CONGO: New row over delay of Congo funds report

Publisher Name: 
Financial Times

The World Bank has withheld the findings of an inquiry into alleged

mismanagement of bank funds in the Democratic Republic of Congo, raising fresh

questions about the anti-corruption strategy of Paul Wolfowitz, the bank's

president.



An audit by the integrity department, which answers directly to Mr Wolfowitz,

was launched more than a year ago in the wake of allegations of corruption in

Congolese government agencies handling hundreds of millions of dollars in

postwar reconstruction aid. The inquiry raised hopes in Kinshasa that officials

alleged to have misused donor funds would be exposed.



Bank insiders say a draft report was completed in the autumn when the country

was in the midst of its first contested election, which cost donors about $500m.

But at the time the bank was reluctant to cause ructions by publicising the

report. It has since been kept private.



In its rush to re-engage with Congo as it emerged from civil war, some experts

contend that the World Bank failed to exercise sufficient oversight in lending.

In line with bank policy "not to punish the poor twice when there is government

corruption", officials have argued that if normal procedures had applied to

Congo, where the state was in advanced collapse, no funding would have been

possible.



Mr Wolfowitz has spearheaded a tough but controversial anti-corruption policy,

which some donor nations argue has been applied selectively.



The bank has committed $3.6bn (¤2.6bn, £1.8bn) to Congo since 2001, and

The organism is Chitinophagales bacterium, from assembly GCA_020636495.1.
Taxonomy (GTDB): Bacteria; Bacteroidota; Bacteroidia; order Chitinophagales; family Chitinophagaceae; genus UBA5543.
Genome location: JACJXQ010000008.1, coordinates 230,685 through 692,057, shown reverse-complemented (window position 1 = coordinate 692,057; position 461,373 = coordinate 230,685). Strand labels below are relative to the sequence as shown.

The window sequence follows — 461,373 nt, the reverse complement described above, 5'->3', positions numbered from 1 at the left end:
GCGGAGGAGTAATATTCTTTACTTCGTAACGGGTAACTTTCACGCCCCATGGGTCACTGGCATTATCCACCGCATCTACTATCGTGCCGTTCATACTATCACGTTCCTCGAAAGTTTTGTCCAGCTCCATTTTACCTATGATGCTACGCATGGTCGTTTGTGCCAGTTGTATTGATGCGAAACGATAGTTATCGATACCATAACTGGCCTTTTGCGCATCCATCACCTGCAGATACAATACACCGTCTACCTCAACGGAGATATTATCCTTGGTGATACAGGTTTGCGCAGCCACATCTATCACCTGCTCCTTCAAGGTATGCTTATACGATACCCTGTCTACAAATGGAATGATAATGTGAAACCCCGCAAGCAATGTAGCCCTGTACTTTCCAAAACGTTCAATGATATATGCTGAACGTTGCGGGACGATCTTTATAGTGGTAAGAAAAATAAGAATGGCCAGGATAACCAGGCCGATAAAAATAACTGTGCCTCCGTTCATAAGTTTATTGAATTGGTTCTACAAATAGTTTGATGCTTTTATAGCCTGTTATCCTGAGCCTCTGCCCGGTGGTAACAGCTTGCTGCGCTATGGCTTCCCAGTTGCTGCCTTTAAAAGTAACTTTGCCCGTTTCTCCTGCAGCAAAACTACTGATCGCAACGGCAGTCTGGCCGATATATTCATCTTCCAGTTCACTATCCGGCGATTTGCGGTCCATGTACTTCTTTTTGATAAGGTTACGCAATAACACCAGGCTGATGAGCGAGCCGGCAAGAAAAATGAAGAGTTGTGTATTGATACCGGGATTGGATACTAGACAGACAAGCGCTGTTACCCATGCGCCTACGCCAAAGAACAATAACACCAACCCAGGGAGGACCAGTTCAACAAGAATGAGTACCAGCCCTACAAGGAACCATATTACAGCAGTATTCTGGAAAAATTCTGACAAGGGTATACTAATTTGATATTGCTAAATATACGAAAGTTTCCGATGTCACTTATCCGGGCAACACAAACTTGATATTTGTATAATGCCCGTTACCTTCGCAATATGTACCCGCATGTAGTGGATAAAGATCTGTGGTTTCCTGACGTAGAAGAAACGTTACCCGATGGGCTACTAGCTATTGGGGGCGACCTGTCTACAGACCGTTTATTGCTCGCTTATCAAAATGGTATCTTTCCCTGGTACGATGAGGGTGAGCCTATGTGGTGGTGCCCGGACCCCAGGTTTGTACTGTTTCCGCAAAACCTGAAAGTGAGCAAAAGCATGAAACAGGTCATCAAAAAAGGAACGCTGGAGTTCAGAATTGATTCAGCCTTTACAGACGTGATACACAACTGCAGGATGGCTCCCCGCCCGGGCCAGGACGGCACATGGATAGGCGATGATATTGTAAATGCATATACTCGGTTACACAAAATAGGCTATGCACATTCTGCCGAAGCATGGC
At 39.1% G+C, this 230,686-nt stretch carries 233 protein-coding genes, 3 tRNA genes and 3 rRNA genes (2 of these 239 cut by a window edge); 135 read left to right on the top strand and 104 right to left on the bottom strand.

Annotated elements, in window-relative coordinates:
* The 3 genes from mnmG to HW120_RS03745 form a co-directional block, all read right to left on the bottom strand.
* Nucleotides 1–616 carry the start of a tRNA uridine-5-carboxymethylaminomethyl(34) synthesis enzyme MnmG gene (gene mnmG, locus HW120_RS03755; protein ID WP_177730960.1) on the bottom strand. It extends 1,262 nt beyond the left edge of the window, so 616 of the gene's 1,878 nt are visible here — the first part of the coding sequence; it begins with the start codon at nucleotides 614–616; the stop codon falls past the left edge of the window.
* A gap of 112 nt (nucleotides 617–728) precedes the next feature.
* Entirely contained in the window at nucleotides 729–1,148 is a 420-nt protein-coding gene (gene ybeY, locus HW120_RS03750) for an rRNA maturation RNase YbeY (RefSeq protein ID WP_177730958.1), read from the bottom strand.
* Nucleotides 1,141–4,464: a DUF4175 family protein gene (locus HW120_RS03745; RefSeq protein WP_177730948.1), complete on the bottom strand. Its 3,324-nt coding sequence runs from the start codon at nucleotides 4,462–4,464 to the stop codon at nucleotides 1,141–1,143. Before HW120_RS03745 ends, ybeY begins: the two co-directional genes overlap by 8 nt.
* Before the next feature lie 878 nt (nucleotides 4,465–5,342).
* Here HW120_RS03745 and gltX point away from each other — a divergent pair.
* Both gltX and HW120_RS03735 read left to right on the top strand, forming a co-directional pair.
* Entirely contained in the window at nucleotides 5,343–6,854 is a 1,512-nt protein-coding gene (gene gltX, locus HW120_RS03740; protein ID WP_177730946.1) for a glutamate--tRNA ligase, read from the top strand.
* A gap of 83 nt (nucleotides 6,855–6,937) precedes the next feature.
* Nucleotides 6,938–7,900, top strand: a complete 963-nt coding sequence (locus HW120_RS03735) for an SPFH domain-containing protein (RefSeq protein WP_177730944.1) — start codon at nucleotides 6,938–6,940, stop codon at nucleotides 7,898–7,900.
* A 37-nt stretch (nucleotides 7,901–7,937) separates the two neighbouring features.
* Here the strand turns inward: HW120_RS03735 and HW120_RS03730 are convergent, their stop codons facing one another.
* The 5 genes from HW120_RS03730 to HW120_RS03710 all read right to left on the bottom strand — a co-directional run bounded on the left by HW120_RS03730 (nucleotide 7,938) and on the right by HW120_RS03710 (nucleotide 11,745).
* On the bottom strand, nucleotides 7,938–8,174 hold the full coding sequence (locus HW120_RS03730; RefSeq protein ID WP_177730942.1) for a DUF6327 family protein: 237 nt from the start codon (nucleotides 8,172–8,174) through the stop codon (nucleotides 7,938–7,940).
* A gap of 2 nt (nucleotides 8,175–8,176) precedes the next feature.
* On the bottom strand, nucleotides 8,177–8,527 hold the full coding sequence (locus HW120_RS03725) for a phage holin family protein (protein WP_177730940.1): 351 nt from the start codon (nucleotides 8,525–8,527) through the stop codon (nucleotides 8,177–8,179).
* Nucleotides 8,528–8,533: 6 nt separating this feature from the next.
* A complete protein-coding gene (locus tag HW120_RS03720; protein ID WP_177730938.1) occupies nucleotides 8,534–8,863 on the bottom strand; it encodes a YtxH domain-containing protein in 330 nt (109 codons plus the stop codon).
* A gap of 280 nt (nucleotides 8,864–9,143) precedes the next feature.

disbursed at least $1.2bn. In March it approved a fresh grant of $190m for

emergency reconstruction. It is set to discuss a further $290m project for the

rehabilitation of the Inga hydroelectric dam later this month.



Some diplomats, UN and reformist Congolese argue the inquiry should have been

disclosed - at least to concerned creditor nations - before the release of new

funds. Failure to do so, one senior UN official in Congo's peacekeeping mission

told the FT, risked "undermining transparency efforts".



One bank official said there was "considerable frustration" within its Africa

and Congo teams at the prolonged delay. The bank told the FT this week it hoped

to share the details with the Congolese government this month. A bank official

said one reason for the delay was an internal debate over the bank's legal

authority in probing Congo's budget as part of the investigation.



The controversy has thrown into question the bank's own record on transparency,

at a time Mr Wolfowitz is under pressure to resign over his role in the

promotion and salary increase of his girlfriend.

In another sign the scandal in Washington is undermining the bank's credibility

abroad, a senior European diplomat and a Congolese government appointee said

from Kinshasa this week that they believed the report was being held back to

avoid Mr Wolfowitz losing the personal support of senior Congolese government

officials. Some African leaders support Mr Wolfowitz for his focus on Africa and

do not want to see him resign.





AMP Section Name:World Financial Institutions
  • 104 Globalization
  • 106 Money & Politics
  • 116 Human Rights
  • 185 Corruption
  • 194 World Financial Institutions